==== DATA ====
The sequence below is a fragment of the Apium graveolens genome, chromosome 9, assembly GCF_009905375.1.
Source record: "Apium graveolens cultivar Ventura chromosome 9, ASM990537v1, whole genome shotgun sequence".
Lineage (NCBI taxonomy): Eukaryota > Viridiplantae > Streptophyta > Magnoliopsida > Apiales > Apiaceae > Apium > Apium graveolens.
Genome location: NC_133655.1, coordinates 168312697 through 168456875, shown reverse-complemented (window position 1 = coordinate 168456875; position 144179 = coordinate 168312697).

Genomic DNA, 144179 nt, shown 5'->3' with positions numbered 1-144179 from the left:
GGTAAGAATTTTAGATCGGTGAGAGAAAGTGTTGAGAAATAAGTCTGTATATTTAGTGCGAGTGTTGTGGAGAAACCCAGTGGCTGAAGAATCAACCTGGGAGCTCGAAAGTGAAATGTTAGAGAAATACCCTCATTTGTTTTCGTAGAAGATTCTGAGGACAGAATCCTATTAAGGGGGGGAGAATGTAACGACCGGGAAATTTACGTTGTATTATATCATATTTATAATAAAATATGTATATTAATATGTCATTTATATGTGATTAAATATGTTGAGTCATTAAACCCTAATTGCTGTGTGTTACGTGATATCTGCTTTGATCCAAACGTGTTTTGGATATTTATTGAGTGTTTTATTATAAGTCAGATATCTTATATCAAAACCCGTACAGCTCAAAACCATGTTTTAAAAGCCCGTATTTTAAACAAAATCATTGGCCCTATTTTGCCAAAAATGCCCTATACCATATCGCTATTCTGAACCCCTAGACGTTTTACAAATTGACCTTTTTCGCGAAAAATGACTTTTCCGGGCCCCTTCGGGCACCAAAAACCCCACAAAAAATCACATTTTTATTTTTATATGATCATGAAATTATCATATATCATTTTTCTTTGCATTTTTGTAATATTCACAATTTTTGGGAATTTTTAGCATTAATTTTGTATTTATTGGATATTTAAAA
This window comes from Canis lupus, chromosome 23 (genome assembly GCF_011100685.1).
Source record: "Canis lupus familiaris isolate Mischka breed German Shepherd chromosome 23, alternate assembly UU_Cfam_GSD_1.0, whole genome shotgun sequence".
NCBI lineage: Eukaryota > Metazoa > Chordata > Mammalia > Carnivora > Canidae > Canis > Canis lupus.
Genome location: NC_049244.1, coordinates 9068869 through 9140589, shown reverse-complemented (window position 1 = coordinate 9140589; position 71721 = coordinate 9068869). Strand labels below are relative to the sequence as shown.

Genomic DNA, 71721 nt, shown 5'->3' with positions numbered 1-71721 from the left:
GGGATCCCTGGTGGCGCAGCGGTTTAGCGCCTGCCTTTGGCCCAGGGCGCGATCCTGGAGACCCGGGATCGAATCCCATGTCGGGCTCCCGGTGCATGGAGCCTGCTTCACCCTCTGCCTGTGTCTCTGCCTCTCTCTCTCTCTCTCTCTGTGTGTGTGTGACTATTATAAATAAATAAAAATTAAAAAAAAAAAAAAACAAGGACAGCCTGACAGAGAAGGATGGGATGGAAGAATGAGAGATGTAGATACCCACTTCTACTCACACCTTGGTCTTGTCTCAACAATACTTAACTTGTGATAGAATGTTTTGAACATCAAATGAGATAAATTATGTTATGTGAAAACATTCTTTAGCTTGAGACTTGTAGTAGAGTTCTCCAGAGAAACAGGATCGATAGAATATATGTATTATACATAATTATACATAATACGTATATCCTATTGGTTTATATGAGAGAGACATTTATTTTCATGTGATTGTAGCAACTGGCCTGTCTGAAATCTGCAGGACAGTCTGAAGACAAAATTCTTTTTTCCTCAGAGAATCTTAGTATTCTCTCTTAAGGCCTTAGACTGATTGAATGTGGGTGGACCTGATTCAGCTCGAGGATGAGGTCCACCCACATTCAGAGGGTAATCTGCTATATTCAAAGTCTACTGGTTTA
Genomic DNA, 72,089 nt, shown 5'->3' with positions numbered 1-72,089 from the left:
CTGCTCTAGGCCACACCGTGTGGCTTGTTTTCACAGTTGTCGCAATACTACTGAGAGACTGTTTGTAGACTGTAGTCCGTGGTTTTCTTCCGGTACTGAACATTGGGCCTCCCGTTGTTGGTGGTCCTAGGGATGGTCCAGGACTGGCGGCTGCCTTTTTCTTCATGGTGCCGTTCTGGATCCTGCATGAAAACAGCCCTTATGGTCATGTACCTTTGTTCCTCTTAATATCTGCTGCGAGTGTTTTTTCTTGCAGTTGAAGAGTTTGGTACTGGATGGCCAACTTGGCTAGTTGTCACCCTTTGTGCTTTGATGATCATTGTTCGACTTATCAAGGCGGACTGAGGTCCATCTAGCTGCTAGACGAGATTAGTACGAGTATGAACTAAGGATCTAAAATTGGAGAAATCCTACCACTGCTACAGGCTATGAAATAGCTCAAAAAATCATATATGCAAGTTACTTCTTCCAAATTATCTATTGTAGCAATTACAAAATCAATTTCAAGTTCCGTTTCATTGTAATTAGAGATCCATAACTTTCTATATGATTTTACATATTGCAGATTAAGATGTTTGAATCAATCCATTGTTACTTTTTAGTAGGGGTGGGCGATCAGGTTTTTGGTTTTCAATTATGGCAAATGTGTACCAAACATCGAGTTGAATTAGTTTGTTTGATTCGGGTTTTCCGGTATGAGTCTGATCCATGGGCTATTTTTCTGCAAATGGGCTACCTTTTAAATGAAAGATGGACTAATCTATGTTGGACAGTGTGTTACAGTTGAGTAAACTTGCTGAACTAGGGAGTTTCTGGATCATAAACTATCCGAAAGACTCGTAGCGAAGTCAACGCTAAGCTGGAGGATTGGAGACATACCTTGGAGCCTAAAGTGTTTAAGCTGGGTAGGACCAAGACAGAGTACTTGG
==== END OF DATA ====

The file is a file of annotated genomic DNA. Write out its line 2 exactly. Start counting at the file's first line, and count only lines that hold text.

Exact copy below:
Source record: "Apium graveolens cultivar Ventura chromosome 9, ASM990537v1, whole genome shotgun sequence".